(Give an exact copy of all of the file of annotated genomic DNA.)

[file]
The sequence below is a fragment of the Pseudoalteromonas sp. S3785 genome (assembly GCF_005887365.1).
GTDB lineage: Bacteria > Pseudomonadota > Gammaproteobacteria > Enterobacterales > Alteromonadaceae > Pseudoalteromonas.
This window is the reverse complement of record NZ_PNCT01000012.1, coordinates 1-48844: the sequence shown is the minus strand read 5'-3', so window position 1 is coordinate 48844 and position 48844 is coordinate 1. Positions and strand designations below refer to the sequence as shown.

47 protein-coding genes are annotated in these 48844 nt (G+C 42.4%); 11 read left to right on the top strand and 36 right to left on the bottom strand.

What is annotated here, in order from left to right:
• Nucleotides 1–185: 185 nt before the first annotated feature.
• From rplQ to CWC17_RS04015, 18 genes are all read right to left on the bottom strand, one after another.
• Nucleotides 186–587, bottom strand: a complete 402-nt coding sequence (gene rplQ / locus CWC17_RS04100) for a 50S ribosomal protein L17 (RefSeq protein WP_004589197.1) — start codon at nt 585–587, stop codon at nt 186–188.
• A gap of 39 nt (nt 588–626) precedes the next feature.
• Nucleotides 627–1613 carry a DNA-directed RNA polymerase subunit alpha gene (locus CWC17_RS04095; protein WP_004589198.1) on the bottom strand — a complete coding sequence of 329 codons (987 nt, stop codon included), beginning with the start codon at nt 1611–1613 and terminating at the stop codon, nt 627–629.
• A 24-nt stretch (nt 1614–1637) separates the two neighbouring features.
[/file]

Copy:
The sequence below is a fragment of the Pseudoalteromonas sp. S3785 genome (assembly GCF_005887365.1).
GTDB lineage: Bacteria > Pseudomonadota > Gammaproteobacteria > Enterobacterales > Alteromonadaceae > Pseudoalteromonas.
This window is the reverse complement of record NZ_PNCT01000012.1, coordinates 1-48844: the sequence shown is the minus strand read 5'-3', so window position 1 is coordinate 48844 and position 48844 is coordinate 1. Positions and strand designations below refer to the sequence as shown.

47 protein-coding genes are annotated in these 48844 nt (G+C 42.4%); 11 read left to right on the top strand and 36 right to left on the bottom strand.

What is annotated here, in order from left to right:
• Nucleotides 1–185: 185 nt before the first annotated feature.
• From rplQ to CWC17_RS04015, 18 genes are all read right to left on the bottom strand, one after another.
• Nucleotides 186–587, bottom strand: a complete 402-nt coding sequence (gene rplQ / locus CWC17_RS04100) for a 50S ribosomal protein L17 (RefSeq protein WP_004589197.1) — start codon at nt 585–587, stop codon at nt 186–188.
• A gap of 39 nt (nt 588–626) precedes the next feature.
• Nucleotides 627–1613 carry a DNA-directed RNA polymerase subunit alpha gene (locus CWC17_RS04095; protein WP_004589198.1) on the bottom strand — a complete coding sequence of 329 codons (987 nt, stop codon included), beginning with the start codon at nt 1611–1613 and terminating at the stop codon, nt 627–629.
• A 24-nt stretch (nt 1614–1637) separates the two neighbouring features.